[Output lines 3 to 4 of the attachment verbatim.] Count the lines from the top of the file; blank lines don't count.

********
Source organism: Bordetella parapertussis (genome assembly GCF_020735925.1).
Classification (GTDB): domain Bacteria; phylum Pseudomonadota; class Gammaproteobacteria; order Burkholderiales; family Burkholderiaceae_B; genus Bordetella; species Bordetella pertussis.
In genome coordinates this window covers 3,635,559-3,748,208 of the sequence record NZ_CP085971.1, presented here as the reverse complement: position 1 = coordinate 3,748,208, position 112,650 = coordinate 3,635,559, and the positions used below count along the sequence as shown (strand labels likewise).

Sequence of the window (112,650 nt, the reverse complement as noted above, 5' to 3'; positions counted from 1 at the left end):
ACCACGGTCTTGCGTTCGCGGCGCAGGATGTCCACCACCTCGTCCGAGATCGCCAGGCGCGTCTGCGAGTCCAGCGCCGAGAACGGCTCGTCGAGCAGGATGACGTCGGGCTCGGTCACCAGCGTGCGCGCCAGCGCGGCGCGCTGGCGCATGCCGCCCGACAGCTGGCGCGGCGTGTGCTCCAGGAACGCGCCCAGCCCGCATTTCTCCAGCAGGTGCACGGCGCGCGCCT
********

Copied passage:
In genome coordinates this window covers 3,635,559-3,748,208 of the sequence record NZ_CP085971.1, presented here as the reverse complement: position 1 = coordinate 3,748,208, position 112,650 = coordinate 3,635,559, and the positions used below count along the sequence as shown (strand labels likewise).

Sequence of the window (112,650 nt, the reverse complement as noted above, 5' to 3'; positions counted from 1 at the left end):